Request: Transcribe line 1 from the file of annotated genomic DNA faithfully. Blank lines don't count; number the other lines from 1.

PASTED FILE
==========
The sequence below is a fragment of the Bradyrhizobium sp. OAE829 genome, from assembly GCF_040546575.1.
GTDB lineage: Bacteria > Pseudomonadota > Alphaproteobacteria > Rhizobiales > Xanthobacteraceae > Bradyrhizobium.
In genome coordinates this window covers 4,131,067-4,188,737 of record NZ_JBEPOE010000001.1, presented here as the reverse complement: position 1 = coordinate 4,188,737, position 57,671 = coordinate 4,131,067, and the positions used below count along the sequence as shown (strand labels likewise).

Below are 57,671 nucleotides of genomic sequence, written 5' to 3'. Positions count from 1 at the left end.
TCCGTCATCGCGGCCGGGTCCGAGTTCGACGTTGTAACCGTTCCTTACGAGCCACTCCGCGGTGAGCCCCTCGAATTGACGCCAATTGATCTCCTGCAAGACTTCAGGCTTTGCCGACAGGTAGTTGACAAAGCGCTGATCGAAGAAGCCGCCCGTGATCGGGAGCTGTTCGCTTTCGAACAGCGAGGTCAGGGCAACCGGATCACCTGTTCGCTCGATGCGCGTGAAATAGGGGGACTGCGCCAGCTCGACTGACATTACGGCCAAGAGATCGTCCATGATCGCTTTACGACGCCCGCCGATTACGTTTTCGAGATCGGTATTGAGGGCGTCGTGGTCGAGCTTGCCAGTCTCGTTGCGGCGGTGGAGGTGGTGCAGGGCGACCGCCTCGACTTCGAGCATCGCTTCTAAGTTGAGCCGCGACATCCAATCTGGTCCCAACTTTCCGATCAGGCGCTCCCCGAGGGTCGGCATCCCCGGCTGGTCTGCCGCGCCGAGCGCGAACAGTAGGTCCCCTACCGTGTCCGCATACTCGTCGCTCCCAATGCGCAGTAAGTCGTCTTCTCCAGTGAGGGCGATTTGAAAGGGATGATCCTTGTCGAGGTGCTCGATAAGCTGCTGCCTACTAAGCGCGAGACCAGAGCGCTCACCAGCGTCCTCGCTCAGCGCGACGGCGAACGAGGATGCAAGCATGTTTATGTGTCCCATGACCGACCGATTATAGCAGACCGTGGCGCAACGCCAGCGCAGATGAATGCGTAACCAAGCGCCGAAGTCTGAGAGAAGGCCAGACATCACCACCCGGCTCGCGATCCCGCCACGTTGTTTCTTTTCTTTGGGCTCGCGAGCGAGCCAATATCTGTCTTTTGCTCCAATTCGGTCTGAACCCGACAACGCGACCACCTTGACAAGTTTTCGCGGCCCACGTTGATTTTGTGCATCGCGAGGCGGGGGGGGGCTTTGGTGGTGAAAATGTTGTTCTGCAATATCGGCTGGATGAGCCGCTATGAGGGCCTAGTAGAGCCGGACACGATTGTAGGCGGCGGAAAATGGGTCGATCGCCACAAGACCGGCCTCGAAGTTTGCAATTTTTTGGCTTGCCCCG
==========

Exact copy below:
The sequence below is a fragment of the Bradyrhizobium sp. OAE829 genome, from assembly GCF_040546575.1.